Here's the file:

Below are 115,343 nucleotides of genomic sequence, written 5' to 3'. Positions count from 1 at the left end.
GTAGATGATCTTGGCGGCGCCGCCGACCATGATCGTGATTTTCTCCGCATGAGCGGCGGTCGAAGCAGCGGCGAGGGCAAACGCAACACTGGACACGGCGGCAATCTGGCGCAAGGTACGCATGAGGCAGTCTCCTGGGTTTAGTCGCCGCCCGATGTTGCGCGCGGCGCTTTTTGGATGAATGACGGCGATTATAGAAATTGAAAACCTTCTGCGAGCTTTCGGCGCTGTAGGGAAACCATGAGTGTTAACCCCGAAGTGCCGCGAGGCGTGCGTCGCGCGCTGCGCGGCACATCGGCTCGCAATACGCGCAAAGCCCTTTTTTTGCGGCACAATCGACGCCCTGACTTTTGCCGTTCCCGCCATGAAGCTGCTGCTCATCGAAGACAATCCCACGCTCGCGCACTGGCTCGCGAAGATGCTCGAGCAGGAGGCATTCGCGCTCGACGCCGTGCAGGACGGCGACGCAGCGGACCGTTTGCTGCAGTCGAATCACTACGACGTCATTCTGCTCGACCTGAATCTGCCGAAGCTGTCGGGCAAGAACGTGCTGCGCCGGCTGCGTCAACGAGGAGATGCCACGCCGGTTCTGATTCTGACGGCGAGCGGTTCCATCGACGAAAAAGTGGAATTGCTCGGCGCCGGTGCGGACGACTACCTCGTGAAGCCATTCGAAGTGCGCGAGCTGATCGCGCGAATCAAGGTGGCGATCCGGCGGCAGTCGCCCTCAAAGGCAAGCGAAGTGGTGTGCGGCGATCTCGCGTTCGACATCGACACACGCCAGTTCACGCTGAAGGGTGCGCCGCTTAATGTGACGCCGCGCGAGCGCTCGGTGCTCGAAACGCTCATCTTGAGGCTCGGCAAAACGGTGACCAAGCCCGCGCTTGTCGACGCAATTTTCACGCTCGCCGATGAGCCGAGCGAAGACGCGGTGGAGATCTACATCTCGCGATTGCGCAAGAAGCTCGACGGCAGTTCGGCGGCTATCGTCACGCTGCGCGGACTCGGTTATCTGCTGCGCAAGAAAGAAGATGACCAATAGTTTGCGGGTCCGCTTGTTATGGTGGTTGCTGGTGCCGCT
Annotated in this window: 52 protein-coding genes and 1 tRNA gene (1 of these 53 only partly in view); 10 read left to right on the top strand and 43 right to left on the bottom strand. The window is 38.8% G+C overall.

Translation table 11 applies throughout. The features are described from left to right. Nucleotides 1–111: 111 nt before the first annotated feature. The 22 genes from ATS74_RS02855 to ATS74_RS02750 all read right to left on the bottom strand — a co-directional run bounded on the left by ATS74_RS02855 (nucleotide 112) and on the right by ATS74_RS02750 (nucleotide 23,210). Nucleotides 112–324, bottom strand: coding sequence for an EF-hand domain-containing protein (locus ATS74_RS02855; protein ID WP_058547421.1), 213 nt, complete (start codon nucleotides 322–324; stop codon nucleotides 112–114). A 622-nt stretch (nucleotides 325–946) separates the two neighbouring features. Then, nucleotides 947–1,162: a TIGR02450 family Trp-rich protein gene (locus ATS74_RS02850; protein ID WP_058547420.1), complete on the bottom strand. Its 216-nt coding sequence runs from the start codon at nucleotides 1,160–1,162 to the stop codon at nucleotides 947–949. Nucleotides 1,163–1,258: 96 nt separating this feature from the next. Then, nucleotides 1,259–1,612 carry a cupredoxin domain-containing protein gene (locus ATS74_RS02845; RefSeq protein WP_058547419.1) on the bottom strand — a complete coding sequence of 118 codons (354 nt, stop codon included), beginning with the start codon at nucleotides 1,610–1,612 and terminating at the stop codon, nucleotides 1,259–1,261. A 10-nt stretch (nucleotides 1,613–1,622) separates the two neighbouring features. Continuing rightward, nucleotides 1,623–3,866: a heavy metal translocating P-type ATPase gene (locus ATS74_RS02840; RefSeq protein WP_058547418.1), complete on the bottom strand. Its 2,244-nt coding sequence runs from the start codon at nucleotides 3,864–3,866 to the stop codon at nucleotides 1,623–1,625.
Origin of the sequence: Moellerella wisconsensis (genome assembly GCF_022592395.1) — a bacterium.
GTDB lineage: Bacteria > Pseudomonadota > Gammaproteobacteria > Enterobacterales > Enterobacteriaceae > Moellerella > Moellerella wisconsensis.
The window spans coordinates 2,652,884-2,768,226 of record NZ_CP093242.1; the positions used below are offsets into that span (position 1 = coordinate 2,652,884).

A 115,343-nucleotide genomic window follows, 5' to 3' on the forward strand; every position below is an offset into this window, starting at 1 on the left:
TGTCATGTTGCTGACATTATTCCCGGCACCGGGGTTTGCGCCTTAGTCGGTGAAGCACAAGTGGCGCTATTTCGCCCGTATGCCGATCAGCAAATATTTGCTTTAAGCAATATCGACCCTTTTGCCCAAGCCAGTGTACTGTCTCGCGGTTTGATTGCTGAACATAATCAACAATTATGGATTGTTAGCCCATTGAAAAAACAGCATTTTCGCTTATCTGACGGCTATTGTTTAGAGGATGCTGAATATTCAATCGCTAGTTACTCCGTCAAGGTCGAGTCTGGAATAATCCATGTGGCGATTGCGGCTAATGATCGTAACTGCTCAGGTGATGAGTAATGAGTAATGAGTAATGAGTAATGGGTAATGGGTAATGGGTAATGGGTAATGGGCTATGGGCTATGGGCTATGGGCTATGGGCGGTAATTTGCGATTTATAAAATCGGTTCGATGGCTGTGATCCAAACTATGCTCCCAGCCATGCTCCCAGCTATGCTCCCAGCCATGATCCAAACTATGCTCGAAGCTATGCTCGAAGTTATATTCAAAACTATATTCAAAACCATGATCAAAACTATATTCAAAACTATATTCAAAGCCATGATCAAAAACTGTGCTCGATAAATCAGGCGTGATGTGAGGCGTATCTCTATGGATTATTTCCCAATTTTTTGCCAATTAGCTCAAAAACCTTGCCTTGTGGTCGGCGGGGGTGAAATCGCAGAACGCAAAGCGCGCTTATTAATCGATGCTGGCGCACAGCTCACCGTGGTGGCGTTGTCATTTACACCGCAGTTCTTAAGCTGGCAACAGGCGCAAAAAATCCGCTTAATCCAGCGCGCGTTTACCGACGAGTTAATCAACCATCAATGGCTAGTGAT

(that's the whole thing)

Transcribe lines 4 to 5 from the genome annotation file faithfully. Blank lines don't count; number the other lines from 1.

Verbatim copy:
Translation table 11 applies throughout. The features are described from left to right. Nucleotides 1–111: 111 nt before the first annotated feature. The 22 genes from ATS74_RS02855 to ATS74_RS02750 all read right to left on the bottom strand — a co-directional run bounded on the left by ATS74_RS02855 (nucleotide 112) and on the right by ATS74_RS02750 (nucleotide 23,210). Nucleotides 112–324, bottom strand: coding sequence for an EF-hand domain-containing protein (locus ATS74_RS02855; protein ID WP_058547421.1), 213 nt, complete (start codon nucleotides 322–324; stop codon nucleotides 112–114). A 622-nt stretch (nucleotides 325–946) separates the two neighbouring features. Then, nucleotides 947–1,162: a TIGR02450 family Trp-rich protein gene (locus ATS74_RS02850; protein ID WP_058547420.1), complete on the bottom strand. Its 216-nt coding sequence runs from the start codon at nucleotides 1,160–1,162 to the stop codon at nucleotides 947–949. Nucleotides 1,163–1,258: 96 nt separating this feature from the next. Then, nucleotides 1,259–1,612 carry a cupredoxin domain-containing protein gene (locus ATS74_RS02845; RefSeq protein WP_058547419.1) on the bottom strand — a complete coding sequence of 118 codons (354 nt, stop codon included), beginning with the start codon at nucleotides 1,610–1,612 and terminating at the stop codon, nucleotides 1,259–1,261. A 10-nt stretch (nucleotides 1,613–1,622) separates the two neighbouring features. Continuing rightward, nucleotides 1,623–3,866: a heavy metal translocating P-type ATPase gene (locus ATS74_RS02840; RefSeq protein WP_058547418.1), complete on the bottom strand. Its 2,244-nt coding sequence runs from the start codon at nucleotides 3,864–3,866 to the stop codon at nucleotides 1,623–1,625.
Origin of the sequence: Moellerella wisconsensis (genome assembly GCF_022592395.1) — a bacterium.